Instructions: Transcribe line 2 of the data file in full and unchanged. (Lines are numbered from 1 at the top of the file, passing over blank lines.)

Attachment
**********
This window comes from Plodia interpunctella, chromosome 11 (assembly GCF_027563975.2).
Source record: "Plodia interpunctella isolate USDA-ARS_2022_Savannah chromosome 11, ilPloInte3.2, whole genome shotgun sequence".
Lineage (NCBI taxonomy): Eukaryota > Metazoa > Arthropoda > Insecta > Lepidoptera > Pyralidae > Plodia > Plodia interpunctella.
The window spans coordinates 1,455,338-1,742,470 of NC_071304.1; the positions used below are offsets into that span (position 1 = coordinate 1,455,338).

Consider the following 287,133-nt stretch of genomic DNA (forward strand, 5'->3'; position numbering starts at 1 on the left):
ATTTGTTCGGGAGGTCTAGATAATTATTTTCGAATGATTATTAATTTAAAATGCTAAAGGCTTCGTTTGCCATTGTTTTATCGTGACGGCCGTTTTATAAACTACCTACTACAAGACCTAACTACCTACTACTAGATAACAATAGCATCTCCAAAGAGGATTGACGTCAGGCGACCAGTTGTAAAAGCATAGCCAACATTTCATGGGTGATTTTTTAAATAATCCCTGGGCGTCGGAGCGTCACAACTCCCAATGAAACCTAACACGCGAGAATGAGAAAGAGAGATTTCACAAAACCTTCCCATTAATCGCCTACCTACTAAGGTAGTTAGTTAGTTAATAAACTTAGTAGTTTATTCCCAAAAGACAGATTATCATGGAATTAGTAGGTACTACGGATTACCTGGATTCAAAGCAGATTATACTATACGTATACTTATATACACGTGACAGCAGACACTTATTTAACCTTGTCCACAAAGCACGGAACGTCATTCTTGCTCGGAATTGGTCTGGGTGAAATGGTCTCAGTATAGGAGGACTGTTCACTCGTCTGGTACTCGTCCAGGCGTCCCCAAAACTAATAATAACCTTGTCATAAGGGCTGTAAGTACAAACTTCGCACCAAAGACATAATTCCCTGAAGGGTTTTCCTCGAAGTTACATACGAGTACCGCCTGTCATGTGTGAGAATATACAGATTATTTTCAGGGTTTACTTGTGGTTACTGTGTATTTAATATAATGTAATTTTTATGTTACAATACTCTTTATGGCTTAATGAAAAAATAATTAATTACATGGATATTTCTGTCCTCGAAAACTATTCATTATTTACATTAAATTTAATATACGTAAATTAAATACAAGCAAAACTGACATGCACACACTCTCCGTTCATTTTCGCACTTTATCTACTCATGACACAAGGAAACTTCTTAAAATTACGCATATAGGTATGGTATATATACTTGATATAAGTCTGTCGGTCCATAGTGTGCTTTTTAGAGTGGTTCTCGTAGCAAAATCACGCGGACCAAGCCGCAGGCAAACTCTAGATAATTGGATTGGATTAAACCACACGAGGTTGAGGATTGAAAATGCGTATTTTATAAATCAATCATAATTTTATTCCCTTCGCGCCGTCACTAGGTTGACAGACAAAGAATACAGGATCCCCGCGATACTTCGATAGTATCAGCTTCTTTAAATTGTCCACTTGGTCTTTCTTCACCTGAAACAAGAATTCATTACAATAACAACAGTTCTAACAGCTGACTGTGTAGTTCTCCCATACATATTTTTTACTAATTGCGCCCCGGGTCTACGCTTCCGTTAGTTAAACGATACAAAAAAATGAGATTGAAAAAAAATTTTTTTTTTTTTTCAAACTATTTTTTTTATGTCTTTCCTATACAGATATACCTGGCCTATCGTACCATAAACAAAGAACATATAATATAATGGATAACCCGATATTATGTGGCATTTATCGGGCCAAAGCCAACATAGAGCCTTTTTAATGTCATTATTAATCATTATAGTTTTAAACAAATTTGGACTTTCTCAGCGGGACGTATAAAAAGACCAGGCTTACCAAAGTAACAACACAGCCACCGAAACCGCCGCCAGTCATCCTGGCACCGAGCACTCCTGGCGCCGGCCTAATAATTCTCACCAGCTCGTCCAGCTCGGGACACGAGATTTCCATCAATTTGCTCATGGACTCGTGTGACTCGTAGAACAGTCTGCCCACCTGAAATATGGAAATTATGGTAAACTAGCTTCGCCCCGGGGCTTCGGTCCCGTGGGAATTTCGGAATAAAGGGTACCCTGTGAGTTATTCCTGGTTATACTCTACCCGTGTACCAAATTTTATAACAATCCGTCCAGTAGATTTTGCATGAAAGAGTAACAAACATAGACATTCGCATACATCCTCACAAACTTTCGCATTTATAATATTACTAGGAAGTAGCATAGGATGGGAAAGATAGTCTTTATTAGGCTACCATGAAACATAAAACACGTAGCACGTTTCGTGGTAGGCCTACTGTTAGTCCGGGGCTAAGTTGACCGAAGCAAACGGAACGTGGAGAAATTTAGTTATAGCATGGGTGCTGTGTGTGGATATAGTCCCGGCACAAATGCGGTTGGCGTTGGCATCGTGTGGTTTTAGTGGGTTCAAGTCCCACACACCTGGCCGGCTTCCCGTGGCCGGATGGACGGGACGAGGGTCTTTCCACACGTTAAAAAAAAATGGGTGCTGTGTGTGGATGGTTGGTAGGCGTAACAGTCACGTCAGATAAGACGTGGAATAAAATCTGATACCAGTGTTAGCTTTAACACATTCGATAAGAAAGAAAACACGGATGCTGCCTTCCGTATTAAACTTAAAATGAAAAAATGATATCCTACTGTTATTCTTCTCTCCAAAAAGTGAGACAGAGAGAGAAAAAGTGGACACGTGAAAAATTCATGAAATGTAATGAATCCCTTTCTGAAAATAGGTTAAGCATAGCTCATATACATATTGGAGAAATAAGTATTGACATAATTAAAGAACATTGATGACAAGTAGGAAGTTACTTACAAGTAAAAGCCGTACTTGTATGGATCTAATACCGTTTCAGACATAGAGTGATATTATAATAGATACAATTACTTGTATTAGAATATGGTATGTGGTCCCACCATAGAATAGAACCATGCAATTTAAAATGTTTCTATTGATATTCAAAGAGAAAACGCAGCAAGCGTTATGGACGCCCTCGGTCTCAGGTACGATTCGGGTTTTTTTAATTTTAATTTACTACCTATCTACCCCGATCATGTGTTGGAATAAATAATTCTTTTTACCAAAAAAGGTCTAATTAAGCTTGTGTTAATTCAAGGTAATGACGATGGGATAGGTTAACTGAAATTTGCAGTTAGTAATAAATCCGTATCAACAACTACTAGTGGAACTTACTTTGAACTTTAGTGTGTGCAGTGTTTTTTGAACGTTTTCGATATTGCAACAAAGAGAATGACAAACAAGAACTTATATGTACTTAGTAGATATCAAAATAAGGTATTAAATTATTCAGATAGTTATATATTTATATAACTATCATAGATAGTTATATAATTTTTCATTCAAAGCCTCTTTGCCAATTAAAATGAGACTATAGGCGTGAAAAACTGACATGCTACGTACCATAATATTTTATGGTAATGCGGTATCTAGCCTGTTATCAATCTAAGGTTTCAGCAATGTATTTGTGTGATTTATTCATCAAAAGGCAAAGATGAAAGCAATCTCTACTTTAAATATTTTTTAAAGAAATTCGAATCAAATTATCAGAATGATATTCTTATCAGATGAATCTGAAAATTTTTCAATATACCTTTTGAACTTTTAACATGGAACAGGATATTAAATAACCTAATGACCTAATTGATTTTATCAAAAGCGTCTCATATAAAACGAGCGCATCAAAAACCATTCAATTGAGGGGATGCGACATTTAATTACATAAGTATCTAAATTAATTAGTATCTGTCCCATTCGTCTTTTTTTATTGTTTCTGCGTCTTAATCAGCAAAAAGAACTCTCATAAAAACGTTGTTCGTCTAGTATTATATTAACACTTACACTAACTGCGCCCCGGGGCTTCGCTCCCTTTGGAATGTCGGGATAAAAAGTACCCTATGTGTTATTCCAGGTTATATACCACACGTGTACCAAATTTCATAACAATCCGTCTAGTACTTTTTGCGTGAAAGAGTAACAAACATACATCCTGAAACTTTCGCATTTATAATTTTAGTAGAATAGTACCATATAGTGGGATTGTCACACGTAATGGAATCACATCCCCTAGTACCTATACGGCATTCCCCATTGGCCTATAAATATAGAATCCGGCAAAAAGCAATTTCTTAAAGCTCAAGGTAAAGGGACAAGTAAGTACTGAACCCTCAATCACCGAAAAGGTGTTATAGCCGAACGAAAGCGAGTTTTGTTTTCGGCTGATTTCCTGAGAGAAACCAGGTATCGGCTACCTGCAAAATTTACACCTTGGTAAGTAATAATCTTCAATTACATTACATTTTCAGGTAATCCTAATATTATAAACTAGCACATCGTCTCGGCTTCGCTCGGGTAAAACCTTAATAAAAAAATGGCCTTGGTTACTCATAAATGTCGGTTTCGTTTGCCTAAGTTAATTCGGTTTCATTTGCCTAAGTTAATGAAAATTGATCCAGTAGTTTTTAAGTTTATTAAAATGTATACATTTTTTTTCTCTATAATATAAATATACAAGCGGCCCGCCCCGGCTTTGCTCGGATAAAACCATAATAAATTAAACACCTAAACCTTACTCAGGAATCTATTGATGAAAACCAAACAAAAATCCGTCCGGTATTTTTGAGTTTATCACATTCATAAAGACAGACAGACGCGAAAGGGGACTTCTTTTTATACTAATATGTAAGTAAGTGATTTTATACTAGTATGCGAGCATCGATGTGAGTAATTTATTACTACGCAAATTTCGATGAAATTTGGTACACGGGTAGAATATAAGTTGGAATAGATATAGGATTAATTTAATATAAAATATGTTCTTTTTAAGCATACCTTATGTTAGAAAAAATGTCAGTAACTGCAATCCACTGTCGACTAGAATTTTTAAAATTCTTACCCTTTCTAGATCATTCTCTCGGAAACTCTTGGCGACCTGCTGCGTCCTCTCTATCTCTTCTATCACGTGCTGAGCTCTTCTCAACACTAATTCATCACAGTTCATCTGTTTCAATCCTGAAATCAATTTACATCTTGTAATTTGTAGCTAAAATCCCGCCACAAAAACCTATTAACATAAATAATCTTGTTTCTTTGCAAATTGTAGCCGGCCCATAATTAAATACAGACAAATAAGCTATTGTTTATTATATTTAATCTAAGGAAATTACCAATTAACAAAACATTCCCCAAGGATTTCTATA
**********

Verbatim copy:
Source record: "Plodia interpunctella isolate USDA-ARS_2022_Savannah chromosome 11, ilPloInte3.2, whole genome shotgun sequence".